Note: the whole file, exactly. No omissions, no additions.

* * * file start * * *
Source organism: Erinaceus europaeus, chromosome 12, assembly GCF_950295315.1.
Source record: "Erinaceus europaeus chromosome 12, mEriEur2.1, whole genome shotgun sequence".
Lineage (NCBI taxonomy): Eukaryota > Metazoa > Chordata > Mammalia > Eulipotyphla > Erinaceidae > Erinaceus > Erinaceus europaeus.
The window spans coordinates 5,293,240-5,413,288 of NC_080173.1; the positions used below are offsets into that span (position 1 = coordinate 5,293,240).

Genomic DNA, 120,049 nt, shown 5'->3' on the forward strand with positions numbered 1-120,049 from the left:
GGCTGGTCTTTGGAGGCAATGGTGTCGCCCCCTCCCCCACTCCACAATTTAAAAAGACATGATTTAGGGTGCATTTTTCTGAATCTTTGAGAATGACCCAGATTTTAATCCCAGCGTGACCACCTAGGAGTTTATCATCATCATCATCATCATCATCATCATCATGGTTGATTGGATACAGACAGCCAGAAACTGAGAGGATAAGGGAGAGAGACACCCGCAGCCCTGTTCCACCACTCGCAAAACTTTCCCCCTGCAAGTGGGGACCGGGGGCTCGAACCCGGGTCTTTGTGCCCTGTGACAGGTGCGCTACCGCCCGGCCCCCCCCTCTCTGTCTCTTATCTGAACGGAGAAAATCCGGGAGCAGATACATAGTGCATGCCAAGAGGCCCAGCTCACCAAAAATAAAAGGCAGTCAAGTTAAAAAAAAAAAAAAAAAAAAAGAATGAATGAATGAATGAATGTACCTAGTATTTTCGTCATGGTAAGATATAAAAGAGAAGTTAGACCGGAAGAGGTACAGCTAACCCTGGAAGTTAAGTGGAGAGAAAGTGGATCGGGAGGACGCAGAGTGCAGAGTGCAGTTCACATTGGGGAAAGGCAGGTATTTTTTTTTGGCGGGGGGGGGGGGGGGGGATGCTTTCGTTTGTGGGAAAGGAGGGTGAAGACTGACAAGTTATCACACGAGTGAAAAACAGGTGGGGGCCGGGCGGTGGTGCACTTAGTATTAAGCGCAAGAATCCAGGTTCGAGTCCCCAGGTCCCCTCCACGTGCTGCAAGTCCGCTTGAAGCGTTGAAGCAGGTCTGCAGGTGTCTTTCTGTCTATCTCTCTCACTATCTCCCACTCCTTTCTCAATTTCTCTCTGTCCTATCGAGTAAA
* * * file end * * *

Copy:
Source organism: Erinaceus europaeus, chromosome 12, assembly GCF_950295315.1.
Source record: "Erinaceus europaeus chromosome 12, mEriEur2.1, whole genome shotgun sequence".
Lineage (NCBI taxonomy): Eukaryota > Metazoa > Chordata > Mammalia > Eulipotyphla > Erinaceidae > Erinaceus > Erinaceus europaeus.
The window spans coordinates 5,293,240-5,413,288 of NC_080173.1; the positions used below are offsets into that span (position 1 = coordinate 5,293,240).

Genomic DNA, 120,049 nt, shown 5'->3' on the forward strand with positions numbered 1-120,049 from the left:
GGCTGGTCTTTGGAGGCAATGGTGTCGCCCCCTCCCCCACTCCACAATTTAAAAAGACATGATTTAGGGTGCATTTTTCTGAATCTTTGAGAATGACCCAGATTTTAATCCCAGCGTGACCACCTAGGAGTTTATCATCATCATCATCATCATCATCATCATCATGGTTGATTGGATACAGACAGCCAGAAACTGAGAGGATAAGGGAGAGAGACACCCGCAGCCCTGTTCCACCACTCGCAAAACTTTCCCCCTGCAAGTGGGGACCGGGGGCTCGAACCCGGGTCTTTGTGCCCTGTGACAGGTGCGCTACCGCCCGGCCCCCCCCTCTCTGTCTCTTATCTGAACGGAGAAAATCCGGGAGCAGATACATAGTGCATGCCAAGAGGCCCAGCTCACCAAAAATAAAAGGCAGTCAAGTTAAAAAAAAAAAAAAAAAAAAAGAATGAATGAATGAATGAATGTACCTAGTATTTTCGTCATGGTAAGATATAAAAGAGAAGTTAGACCGGAAGAGGTACAGCTAACCCTGGAAGTTAAGTGGAGAGAAAGTGGATCGGGAGGACGCAGAGTGCAGAGTGCAGTTCACATTGGGGAAAGGCAGGTATTTTTTTTTGGCGGGGGGGGGGGGGGGGGATGCTTTCGTTTGTGGGAAAGGAGGGTGAAGACTGACAAGTTATCACACGAGTGAAAAACAGGTGGGGGCCGGGCGGTGGTGCACTTAGTATTAAGCGCAAGAATCCAGGTTCGAGTCCCCAGGTCCCCTCCACGTGCTGCAAGTCCGCTTGAAGCGTTGAAGCAGGTCTGCAGGTGTCTTTCTGTCTATCTCTCTCACTATCTCCCACTCCTTTCTCAATTTCTCTCTGTCCTATCGAGTAAA